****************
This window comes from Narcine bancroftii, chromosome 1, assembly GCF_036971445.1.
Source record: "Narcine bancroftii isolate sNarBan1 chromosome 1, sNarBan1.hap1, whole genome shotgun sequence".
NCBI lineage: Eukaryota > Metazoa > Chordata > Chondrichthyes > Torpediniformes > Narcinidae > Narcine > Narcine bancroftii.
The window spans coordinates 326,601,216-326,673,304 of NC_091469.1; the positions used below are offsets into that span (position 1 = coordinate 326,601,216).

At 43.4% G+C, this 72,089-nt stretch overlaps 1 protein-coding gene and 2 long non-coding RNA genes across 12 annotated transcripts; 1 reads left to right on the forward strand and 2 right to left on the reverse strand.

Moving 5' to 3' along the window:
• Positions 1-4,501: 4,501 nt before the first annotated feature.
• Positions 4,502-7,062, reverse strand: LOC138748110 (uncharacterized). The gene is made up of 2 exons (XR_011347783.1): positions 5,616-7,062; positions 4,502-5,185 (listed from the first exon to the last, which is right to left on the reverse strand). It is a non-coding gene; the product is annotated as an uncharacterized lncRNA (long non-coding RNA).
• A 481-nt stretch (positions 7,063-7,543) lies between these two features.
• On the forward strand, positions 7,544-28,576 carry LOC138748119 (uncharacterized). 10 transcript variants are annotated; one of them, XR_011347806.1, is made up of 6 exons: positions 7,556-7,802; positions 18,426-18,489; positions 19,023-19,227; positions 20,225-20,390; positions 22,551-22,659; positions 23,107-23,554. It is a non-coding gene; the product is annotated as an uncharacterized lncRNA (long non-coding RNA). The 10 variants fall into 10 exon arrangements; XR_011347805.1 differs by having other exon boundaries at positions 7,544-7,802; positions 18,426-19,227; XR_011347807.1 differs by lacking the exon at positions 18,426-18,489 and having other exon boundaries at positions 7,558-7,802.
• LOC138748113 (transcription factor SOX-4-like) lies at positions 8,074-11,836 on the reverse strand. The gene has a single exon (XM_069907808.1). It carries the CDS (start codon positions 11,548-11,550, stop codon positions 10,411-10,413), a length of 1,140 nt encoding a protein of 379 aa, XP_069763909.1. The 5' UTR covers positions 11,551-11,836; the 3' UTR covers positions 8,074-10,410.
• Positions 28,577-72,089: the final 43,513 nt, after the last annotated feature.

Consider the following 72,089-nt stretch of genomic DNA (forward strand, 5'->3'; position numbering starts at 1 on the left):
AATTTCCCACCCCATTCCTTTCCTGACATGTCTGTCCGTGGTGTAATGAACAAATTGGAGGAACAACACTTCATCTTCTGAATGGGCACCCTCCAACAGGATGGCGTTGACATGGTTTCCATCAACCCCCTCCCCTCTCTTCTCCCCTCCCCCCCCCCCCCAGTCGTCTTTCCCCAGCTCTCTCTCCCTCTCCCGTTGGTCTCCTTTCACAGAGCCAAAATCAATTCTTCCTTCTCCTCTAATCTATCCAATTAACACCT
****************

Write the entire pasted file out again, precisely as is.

This window comes from Narcine bancroftii, chromosome 1, assembly GCF_036971445.1.
Source record: "Narcine bancroftii isolate sNarBan1 chromosome 1, sNarBan1.hap1, whole genome shotgun sequence".
NCBI lineage: Eukaryota > Metazoa > Chordata > Chondrichthyes > Torpediniformes > Narcinidae > Narcine > Narcine bancroftii.
The window spans coordinates 326,601,216-326,673,304 of NC_091469.1; the positions used below are offsets into that span (position 1 = coordinate 326,601,216).

At 43.4% G+C, this 72,089-nt stretch overlaps 1 protein-coding gene and 2 long non-coding RNA genes across 12 annotated transcripts; 1 reads left to right on the forward strand and 2 right to left on the reverse strand.

Moving 5' to 3' along the window:
• Positions 1-4,501: 4,501 nt before the first annotated feature.
• Positions 4,502-7,062, reverse strand: LOC138748110 (uncharacterized). The gene is made up of 2 exons (XR_011347783.1): positions 5,616-7,062; positions 4,502-5,185 (listed from the first exon to the last, which is right to left on the reverse strand). It is a non-coding gene; the product is annotated as an uncharacterized lncRNA (long non-coding RNA).
• A 481-nt stretch (positions 7,063-7,543) lies between these two features.
• On the forward strand, positions 7,544-28,576 carry LOC138748119 (uncharacterized). 10 transcript variants are annotated; one of them, XR_011347806.1, is made up of 6 exons: positions 7,556-7,802; positions 18,426-18,489; positions 19,023-19,227; positions 20,225-20,390; positions 22,551-22,659; positions 23,107-23,554. It is a non-coding gene; the product is annotated as an uncharacterized lncRNA (long non-coding RNA). The 10 variants fall into 10 exon arrangements; XR_011347805.1 differs by having other exon boundaries at positions 7,544-7,802; positions 18,426-19,227; XR_011347807.1 differs by lacking the exon at positions 18,426-18,489 and having other exon boundaries at positions 7,558-7,802.
• LOC138748113 (transcription factor SOX-4-like) lies at positions 8,074-11,836 on the reverse strand. The gene has a single exon (XM_069907808.1). It carries the CDS (start codon positions 11,548-11,550, stop codon positions 10,411-10,413), a length of 1,140 nt encoding a protein of 379 aa, XP_069763909.1. The 5' UTR covers positions 11,551-11,836; the 3' UTR covers positions 8,074-10,410.
• Positions 28,577-72,089: the final 43,513 nt, after the last annotated feature.

Consider the following 72,089-nt stretch of genomic DNA (forward strand, 5'->3'; position numbering starts at 1 on the left):
AATTTCCCACCCCATTCCTTTCCTGACATGTCTGTCCGTGGTGTAATGAACAAATTGGAGGAACAACACTTCATCTTCTGAATGGGCACCCTCCAACAGGATGGCGTTGACATGGTTTCCATCAACCCCCTCCCCTCTCTTCTCCCCTCCCCCCCCCCCCCAGTCGTCTTTCCCCAGCTCTCTCTCCCTCTCCCGTTGGTCTCCTTTCACAGAGCCAAAATCAATTCTTCCTTCTCCTCTAATCTATCCAATTAACACCT